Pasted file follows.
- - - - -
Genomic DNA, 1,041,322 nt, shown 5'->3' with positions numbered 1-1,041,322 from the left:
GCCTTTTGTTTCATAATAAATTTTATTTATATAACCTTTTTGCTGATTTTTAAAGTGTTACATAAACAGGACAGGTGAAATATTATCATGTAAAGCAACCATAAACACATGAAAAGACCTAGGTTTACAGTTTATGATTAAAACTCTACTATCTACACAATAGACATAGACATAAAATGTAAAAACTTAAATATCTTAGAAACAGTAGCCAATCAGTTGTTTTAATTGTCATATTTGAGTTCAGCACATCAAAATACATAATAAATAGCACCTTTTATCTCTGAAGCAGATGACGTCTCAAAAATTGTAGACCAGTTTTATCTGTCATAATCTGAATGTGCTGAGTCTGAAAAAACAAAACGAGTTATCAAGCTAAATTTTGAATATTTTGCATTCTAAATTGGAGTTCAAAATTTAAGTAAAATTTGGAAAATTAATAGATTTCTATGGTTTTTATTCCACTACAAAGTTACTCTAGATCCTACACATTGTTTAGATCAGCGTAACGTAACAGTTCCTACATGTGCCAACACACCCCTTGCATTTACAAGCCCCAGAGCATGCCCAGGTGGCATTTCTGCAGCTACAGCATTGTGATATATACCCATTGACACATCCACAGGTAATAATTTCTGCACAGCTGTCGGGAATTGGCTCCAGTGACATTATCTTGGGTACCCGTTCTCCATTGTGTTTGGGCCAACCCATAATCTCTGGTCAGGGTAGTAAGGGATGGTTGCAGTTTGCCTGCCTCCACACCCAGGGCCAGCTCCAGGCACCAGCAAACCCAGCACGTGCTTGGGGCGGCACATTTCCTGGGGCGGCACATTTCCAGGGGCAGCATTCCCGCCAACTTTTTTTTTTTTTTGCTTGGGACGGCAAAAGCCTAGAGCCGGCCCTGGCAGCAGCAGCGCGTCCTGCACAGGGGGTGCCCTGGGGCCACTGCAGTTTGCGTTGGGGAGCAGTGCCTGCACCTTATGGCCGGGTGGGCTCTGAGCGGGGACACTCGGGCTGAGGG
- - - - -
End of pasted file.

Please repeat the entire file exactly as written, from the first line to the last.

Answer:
Genomic DNA, 1,041,322 nt, shown 5'->3' with positions numbered 1-1,041,322 from the left:
GCCTTTTGTTTCATAATAAATTTTATTTATATAACCTTTTTGCTGATTTTTAAAGTGTTACATAAACAGGACAGGTGAAATATTATCATGTAAAGCAACCATAAACACATGAAAAGACCTAGGTTTACAGTTTATGATTAAAACTCTACTATCTACACAATAGACATAGACATAAAATGTAAAAACTTAAATATCTTAGAAACAGTAGCCAATCAGTTGTTTTAATTGTCATATTTGAGTTCAGCACATCAAAATACATAATAAATAGCACCTTTTATCTCTGAAGCAGATGACGTCTCAAAAATTGTAGACCAGTTTTATCTGTCATAATCTGAATGTGCTGAGTCTGAAAAAACAAAACGAGTTATCAAGCTAAATTTTGAATATTTTGCATTCTAAATTGGAGTTCAAAATTTAAGTAAAATTTGGAAAATTAATAGATTTCTATGGTTTTTATTCCACTACAAAGTTACTCTAGATCCTACACATTGTTTAGATCAGCGTAACGTAACAGTTCCTACATGTGCCAACACACCCCTTGCATTTACAAGCCCCAGAGCATGCCCAGGTGGCATTTCTGCAGCTACAGCATTGTGATATATACCCATTGACACATCCACAGGTAATAATTTCTGCACAGCTGTCGGGAATTGGCTCCAGTGACATTATCTTGGGTACCCGTTCTCCATTGTGTTTGGGCCAACCCATAATCTCTGGTCAGGGTAGTAAGGGATGGTTGCAGTTTGCCTGCCTCCACACCCAGGGCCAGCTCCAGGCACCAGCAAACCCAGCACGTGCTTGGGGCGGCACATTTCCTGGGGCGGCACATTTCCAGGGGCAGCATTCCCGCCAACTTTTTTTTTTTTTTGCTTGGGACGGCAAAAGCCTAGAGCCGGCCCTGGCAGCAGCAGCGCGTCCTGCACAGGGGGTGCCCTGGGGCCACTGCAGTTTGCGTTGGGGAGCAGTGCCTGCACCTTATGGCCGGGTGGGCTCTGAGCGGGGACACTCGGGCTGAGGG